I knew using the speed was required but got lazy after drawing a diagram for the problem because it was obvious the answer was 6am.
     
  7. munkery macrumors 68020

    munkery

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    #7
    I would like to see how users solve the following equations:

    16/4[(8-6)2]+1=


    16/4((8-6)2)+1=

    What method did you used to solve the equations?
     
  8. fireshot91 macrumors 601

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    #8
    I think we had a thread on this. And the general answer was that the question was very ambiguous and the writer of the question should use more grouping symbols.


    I solve it as 16/4[4] + 1 = 4 [4] + 1 = 17.
     
  9. munkery macrumors 68020

    munkery

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    #9
  10. munkery macrumors 68020

    munkery

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    #10
    I think that it is because in algebra brackets are used in place of parentheses if parentheses are contained within parentheses while brackets are also used to denote inclusion in relation to intervals.

    For Wolfram alpha to support the inclusive function, this error in relation to algebraic equations is introduced.

    But, I could be wrong.

    Any other ideas? Is this explained somewhere?
     
  11. (marc) macrumors 6502a

    (marc)

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    #11
    Please, not this nonsense again! :mad:
     
  12. munkery macrumors 68020

    munkery

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    #12
    Hey, at least I tried to explain why this occurs.

    Is there an already available explanation?
     
  13. (marc) macrumors 6502a

    (marc)

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    #13
    Wolfram Alpha does it correctly.
     
  14. munkery macrumors 68020

    munkery

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    #14
    OK, what is the technical difference between the brackets and parentheses?

    It would seem that for algebraic equations where parentheses can be arbitrarily supplanted with brackets for the sake of clarity that this may not be correct.


    http://www.purplemath.com/modules/orderops.htm

    The two equations presented above are functionally the same but provide different answers.

    The error must come from a limitation in Wolfram Alpha. A rational explanation is that this error is introduced by there being multiple but independent uses for square brackets in mathematics.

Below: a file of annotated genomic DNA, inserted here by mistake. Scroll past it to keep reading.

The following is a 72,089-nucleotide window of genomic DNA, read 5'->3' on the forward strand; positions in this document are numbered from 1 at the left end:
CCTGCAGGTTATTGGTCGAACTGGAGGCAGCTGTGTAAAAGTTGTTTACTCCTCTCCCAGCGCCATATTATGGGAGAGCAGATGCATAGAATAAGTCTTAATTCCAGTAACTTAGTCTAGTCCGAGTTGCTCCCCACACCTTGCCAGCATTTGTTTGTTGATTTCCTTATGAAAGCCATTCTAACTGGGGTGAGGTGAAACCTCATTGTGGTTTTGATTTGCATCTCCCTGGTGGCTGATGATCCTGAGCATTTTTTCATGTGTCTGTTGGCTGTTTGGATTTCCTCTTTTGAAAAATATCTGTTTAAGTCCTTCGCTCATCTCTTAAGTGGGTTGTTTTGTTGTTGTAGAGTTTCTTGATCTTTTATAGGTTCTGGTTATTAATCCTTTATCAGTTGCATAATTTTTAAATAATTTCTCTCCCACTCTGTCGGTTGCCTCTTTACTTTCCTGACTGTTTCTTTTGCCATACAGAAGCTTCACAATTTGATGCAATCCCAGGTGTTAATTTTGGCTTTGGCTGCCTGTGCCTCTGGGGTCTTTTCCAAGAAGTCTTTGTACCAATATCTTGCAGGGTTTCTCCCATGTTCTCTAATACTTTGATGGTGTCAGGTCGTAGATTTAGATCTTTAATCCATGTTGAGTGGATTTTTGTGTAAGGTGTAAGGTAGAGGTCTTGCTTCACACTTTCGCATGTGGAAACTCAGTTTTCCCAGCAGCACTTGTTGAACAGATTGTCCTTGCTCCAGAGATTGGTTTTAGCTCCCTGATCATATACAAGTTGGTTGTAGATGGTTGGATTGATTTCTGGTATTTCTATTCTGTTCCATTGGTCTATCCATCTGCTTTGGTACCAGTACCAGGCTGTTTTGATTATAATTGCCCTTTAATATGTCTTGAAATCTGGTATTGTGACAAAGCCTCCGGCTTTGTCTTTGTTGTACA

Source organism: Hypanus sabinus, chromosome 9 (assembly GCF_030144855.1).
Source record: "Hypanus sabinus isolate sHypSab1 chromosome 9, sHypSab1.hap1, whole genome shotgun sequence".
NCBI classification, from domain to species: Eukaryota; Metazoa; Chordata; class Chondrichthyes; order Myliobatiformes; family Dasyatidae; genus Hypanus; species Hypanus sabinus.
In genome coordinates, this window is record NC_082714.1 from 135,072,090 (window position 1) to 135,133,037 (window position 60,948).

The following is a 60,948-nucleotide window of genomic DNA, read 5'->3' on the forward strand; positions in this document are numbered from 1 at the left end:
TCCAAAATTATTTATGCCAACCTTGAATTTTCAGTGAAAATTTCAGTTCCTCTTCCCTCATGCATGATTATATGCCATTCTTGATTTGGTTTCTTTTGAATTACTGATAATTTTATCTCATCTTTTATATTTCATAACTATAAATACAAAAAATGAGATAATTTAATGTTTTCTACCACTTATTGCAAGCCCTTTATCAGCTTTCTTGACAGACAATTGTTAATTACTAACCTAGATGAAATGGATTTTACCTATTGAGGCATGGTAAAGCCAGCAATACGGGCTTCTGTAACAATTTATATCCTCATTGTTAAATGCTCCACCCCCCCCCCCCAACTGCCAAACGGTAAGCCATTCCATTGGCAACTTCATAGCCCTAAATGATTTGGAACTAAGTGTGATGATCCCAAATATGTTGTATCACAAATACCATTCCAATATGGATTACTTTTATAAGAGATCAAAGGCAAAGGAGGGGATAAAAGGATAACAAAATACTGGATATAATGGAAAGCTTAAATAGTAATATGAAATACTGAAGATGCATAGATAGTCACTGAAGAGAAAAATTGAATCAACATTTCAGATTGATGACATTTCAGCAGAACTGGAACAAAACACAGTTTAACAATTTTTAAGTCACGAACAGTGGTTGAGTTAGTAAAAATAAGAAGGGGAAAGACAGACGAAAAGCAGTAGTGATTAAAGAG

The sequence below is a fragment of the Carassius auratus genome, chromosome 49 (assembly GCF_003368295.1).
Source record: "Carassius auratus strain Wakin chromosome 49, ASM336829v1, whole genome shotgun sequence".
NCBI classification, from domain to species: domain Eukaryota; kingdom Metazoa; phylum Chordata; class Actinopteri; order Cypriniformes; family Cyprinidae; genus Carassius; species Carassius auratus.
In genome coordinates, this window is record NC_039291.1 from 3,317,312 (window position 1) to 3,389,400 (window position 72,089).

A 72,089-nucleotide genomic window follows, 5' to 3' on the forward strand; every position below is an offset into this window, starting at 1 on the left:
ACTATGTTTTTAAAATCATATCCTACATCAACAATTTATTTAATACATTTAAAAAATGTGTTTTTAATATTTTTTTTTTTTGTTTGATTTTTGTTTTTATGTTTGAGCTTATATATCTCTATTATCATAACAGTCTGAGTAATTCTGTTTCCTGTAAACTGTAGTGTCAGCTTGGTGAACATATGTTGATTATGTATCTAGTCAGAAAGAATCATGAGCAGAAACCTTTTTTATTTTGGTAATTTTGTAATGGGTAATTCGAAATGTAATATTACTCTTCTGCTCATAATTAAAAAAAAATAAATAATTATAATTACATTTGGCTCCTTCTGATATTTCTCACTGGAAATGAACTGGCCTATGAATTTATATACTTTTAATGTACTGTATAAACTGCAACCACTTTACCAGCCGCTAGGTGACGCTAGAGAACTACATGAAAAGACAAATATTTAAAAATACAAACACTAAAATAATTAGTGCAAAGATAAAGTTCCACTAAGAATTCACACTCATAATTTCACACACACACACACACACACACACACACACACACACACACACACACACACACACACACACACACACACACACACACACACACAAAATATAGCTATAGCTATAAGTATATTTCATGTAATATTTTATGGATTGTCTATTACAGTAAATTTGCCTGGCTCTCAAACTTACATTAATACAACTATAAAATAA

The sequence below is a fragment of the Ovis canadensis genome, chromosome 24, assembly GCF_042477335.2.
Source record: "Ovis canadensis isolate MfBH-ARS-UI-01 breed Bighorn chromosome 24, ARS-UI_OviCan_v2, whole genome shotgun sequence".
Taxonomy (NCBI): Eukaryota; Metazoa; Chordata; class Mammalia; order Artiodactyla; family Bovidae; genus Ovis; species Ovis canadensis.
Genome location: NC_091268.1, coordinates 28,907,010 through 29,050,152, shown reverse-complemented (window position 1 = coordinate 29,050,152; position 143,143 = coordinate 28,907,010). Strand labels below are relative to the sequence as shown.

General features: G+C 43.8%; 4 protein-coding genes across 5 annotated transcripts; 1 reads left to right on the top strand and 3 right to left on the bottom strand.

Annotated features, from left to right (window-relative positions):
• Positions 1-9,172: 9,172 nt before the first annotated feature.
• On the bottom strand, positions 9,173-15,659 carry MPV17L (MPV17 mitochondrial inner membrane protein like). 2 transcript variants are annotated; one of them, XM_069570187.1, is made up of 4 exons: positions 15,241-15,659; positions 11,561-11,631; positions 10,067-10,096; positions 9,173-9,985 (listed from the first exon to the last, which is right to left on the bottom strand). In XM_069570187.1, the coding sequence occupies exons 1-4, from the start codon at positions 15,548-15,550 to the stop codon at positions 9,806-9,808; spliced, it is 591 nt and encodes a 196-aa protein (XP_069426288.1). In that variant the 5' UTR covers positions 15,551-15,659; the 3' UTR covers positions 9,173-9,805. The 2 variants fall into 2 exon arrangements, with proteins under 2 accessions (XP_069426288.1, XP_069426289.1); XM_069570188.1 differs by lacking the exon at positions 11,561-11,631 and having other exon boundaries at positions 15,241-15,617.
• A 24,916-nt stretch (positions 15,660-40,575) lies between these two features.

15. ender land macrumors 6502a

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    #15
    This problem is imo considerably more difficult than most math questions on the ACT, and American high school students... do not do the best on that section of the ACT.

    I'd be amazed if anywhere CLOSE to 25% of sixth graders could get this problem correct in the USA. There are a multitude of ways to do it incorrectly.

    For example, another way to do this problem is to realize the total travel time is 13 hours (since after passing each other, one person took 4 hours to go some of the distance and the other person took 9 to do the remainder) and just subtract that from the end time of the person you are interested in. Which gives 8:00 am. This of course incorrectly assumes the same speed for both cars - which is not stated, only that each car itself does not change speed.

    It is also not 100% clear to me that both vehicles leave at the same absolute time. This is because there is a phrase "at the same time" which appears to contradict the different descriptions of the actual time, one being "crack of dawn" and the other being "sunrise." Depending on how you interpret this, you might not have any idea how to solve the problem to begin with. A fair number of people might not even say the two cars left at the same time.

    munkery, I'm... interested in seeing why you could not have ended up with, say, 11-4 = 16-9 and gotten 5:00am instead :)

    Very few people would make a setup of equations and solve this correctly like (marc) did. I'd be surprised to see more than 25% of high school students in the USA doing this correctly. Especially if it ended up being a "less guessable" answer ;)

    ----------

    Also, let's not argue about the "do you do parenthesis in the strict mathematical sense or the likely intent of the writer sense."